Editor Greg LaRose can be reached at greg.larose@nopg.com.

Our “Ones to Watch” candidates are chosen from the submissions made to our “Around Town” section for new hires, promotions and awards. To submit the latest news about your business, contact Market Research Director Emily Jones at 293-9203 or emily.jones@nopg.com.

Anitra Blue-Francis
financial representative, college unit director
Northwestern Mutual Life Insurance Co.

Representing Northwestern Mutual since 2007, Blue-Francis currently serves as a financial adviser who specializes in individual financial planning. She is native to LaPlace and graduated from Louisiana State University with a bachelor’s degree in finance.
Blue-Francis is an active member the National Association of Insurance and Financial Advisors.

Robert Braiwick III
commercial lines producer
Eustis Insurance & Benefits

Braiwick joined Eustis Insurance in the summer of 2011 after holding sales and management positions with Verathon Medical and Enterprise Rent-A-Car. A native of New Orleans, he graduated from Ridgewood High School before earning his bachelor’s degree from Louisiana State University.

Jack Duvernay
vice president of employee benefits
Eagan Insurance Agency Inc.

An employee with Eagan Insurance for more than a decade, Duvernay specializes in life, health, disability and employee benefits products. He received his bachelor’s in business from

Louisiana State University and has achieved his Registered Health Underwriter designation.
Duvernay is the legislative chairman for the New Orleans chapter of the Association of Health Underwriters and is an active member in the National Association of Insurance and Financial Advisors. He has been recognized as NAHU’s New Member of the Year and served on the Louisiana Legislative Council, working to craft health care laws.Taylor Gilbert
financial analyst
Chaffe & Associates Inc.

A financial analyst in the Mergers & Acquisitions group of Chaffe & Associates, Gilbert specializes in services to lower and middle market clients across a broad spectrum of industries. Previously, he was a consultant for ReactWell, a clean energy company seeking to turn waste and biomass into synthetic crude oil.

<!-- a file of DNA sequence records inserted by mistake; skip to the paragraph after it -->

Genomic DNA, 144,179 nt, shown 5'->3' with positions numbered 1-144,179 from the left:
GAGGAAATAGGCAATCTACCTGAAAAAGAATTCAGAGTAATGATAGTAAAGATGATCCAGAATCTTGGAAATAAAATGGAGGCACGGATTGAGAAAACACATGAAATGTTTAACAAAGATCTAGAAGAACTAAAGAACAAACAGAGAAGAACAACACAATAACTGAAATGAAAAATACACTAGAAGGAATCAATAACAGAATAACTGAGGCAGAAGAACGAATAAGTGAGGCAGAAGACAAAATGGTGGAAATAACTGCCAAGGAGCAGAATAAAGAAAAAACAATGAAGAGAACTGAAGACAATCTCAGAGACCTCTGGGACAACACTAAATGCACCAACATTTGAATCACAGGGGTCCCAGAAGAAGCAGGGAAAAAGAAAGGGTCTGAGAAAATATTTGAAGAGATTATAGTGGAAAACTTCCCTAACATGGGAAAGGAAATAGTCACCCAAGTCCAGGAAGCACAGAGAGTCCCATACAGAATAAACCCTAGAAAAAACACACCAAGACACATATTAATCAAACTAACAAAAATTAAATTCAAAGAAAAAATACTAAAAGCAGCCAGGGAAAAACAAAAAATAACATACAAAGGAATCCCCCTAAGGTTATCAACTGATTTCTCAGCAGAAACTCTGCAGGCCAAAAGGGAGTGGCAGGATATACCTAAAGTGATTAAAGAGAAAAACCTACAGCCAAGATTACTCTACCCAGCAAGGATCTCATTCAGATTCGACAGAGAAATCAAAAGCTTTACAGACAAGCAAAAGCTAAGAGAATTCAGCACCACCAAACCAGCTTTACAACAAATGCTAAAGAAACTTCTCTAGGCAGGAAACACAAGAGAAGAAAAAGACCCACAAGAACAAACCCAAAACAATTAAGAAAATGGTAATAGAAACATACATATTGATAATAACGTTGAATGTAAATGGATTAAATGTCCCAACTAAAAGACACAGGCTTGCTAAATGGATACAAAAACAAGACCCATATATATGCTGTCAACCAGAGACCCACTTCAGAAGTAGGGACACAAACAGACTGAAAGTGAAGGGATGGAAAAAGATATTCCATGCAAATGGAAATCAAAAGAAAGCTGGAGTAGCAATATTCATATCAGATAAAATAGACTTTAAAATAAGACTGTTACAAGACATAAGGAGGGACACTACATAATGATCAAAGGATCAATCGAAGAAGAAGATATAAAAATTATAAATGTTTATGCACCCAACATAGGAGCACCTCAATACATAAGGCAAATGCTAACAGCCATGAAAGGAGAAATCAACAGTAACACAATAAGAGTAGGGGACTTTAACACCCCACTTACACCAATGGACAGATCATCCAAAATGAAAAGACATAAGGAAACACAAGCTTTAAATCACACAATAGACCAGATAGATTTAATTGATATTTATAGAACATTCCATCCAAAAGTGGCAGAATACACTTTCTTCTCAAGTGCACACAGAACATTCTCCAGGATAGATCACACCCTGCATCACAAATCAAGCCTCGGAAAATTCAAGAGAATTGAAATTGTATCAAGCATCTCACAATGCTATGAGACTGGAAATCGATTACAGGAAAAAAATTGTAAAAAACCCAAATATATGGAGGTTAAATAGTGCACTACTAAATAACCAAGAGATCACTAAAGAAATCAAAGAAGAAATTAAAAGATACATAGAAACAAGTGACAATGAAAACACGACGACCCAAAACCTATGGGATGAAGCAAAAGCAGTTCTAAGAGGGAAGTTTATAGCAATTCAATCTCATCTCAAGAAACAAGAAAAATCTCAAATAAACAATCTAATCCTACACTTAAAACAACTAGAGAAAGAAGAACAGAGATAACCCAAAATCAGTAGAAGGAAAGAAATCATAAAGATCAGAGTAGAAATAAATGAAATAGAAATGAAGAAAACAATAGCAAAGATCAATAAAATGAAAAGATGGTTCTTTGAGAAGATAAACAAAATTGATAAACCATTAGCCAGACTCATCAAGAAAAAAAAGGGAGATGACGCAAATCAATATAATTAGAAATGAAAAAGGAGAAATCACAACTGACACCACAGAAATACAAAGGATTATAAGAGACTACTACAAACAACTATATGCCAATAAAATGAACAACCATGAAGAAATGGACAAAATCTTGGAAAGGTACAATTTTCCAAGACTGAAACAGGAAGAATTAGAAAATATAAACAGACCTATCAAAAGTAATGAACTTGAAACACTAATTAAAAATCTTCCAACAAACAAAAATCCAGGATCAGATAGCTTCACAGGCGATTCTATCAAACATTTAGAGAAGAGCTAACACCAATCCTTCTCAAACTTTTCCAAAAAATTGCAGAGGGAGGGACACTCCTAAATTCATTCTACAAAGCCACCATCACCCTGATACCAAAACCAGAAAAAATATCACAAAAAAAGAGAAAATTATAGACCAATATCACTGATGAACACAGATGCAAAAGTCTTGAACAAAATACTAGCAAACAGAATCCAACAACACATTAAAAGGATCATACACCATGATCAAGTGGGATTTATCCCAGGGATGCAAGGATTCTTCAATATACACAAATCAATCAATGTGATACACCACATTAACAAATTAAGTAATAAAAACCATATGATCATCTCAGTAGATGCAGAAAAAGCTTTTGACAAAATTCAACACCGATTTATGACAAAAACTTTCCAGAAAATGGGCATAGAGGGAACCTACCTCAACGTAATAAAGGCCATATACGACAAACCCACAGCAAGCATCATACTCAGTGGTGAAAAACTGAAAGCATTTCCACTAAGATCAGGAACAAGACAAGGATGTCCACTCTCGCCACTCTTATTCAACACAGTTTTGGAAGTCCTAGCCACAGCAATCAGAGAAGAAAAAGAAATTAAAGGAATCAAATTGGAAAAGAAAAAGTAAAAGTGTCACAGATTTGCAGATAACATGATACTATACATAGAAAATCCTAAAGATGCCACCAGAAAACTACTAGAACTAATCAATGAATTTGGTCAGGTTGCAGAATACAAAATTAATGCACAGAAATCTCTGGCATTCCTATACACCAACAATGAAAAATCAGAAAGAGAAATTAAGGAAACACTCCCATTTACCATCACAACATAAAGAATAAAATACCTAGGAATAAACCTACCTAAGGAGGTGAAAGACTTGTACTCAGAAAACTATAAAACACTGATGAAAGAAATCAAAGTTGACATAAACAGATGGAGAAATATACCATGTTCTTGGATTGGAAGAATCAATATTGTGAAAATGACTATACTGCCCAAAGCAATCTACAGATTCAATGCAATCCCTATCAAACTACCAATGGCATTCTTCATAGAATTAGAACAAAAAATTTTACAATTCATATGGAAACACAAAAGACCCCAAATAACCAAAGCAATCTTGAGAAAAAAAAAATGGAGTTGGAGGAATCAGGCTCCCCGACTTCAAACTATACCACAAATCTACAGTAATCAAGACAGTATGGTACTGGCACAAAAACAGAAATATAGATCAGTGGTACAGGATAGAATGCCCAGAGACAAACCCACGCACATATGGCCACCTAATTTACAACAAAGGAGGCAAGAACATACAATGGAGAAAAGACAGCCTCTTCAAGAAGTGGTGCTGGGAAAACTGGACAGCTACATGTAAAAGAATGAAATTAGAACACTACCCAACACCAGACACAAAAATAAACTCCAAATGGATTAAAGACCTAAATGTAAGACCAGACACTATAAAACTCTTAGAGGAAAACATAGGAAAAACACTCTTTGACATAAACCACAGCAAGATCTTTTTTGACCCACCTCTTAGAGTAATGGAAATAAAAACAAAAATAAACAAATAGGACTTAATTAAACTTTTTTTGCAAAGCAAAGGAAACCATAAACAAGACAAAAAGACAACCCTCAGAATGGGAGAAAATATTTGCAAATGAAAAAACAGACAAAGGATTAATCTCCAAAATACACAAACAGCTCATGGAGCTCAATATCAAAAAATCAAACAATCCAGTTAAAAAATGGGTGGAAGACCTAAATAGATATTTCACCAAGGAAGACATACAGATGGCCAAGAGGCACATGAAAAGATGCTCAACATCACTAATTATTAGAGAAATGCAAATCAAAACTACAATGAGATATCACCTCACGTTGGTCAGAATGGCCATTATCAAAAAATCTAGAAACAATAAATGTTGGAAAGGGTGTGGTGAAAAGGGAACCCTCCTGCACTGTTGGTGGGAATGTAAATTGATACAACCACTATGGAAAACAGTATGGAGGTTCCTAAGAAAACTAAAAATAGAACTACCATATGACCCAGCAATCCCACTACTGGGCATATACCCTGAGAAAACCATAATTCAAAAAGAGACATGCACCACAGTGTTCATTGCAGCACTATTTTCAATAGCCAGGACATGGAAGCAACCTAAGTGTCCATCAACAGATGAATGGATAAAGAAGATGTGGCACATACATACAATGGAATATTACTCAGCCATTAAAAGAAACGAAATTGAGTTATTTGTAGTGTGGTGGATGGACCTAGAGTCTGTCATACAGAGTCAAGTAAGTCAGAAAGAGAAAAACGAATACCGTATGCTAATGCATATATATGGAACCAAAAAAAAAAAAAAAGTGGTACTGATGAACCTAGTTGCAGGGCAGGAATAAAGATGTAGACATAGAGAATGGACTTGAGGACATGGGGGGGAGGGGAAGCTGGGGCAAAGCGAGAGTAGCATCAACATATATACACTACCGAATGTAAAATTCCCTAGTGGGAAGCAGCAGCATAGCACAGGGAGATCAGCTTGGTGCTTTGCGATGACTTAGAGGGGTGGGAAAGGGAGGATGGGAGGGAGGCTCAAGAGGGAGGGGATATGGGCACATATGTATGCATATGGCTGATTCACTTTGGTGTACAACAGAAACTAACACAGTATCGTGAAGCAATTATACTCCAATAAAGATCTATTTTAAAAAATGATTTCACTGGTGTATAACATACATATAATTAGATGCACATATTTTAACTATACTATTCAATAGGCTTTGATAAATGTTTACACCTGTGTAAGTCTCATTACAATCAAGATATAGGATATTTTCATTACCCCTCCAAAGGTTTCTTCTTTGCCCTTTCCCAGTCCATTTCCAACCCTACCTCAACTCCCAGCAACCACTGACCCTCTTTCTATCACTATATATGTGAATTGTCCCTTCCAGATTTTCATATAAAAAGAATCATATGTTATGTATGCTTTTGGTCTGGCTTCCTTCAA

Gilbert earned his bachelor’s in political science and MBA from Tulane University.

Jeff Holtzclaw
assistant vice president
Dorsey & Company Inc.

Holtzclaw joined Dorsey & Co. in 2009. He specializes in 401(k) rollovers for local chemical plant industry retirees and the building and managing of portfolios for small business owners.
A New Orleans native, Holtzclaw graduated from University of New Orleans with a bachelor’s degree in management. He is registered as a Series 7 Full Registration/General Securities Representative, Series 63 Uniform Securities Agent, and a Series 65 Uniform Investment Adviser.

Wendy King
owner
Redhot Strategies

King’s company, Redhot Strategies, serves as an exclusive consultant and product developer for Hub International. As the insurance company’s wellness director, King will oversee the implementation and delivery of new client solutions.
King earned her bachelor’s degree in marketing from Louisiana State University and her MBA from the University of New Orleans. Her previous experience includes serving as director of marketing and client engagement with Gilsbar Holdings and holding sales, marketing and business development positions with iSeatz, Musculoskeletal Management Systems and Kenner Regional Medical Center.

 

20-Nov-2012

2012 Women of the Year Awards Luncheon